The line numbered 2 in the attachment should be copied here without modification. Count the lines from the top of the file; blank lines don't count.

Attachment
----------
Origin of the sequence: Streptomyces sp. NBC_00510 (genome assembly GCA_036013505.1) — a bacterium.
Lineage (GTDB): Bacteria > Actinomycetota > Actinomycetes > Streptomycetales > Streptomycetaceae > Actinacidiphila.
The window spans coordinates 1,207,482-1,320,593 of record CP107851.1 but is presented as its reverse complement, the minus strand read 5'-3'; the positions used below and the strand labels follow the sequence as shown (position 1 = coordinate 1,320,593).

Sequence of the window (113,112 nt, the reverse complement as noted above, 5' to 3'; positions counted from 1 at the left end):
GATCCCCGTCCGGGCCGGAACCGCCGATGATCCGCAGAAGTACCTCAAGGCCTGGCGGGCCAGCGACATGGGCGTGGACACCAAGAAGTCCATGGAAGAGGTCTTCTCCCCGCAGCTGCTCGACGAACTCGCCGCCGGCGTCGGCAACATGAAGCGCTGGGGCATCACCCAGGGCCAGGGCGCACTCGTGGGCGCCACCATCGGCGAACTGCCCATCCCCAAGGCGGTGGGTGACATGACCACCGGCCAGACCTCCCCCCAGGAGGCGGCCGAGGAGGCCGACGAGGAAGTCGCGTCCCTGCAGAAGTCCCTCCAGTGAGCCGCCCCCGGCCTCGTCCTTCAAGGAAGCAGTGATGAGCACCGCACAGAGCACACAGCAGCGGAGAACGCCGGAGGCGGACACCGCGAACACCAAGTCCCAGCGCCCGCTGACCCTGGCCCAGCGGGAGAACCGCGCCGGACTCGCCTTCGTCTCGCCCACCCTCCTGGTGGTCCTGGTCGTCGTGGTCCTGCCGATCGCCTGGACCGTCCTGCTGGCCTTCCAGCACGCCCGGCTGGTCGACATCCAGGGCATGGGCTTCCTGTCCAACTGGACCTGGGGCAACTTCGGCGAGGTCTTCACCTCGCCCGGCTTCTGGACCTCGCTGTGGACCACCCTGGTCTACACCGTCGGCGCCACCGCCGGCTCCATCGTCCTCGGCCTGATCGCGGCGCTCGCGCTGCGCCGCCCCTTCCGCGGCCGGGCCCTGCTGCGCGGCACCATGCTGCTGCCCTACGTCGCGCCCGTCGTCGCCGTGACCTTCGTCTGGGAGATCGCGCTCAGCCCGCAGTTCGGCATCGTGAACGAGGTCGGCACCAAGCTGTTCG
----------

Lineage (GTDB): Bacteria > Actinomycetota > Actinomycetes > Streptomycetales > Streptomycetaceae > Actinacidiphila.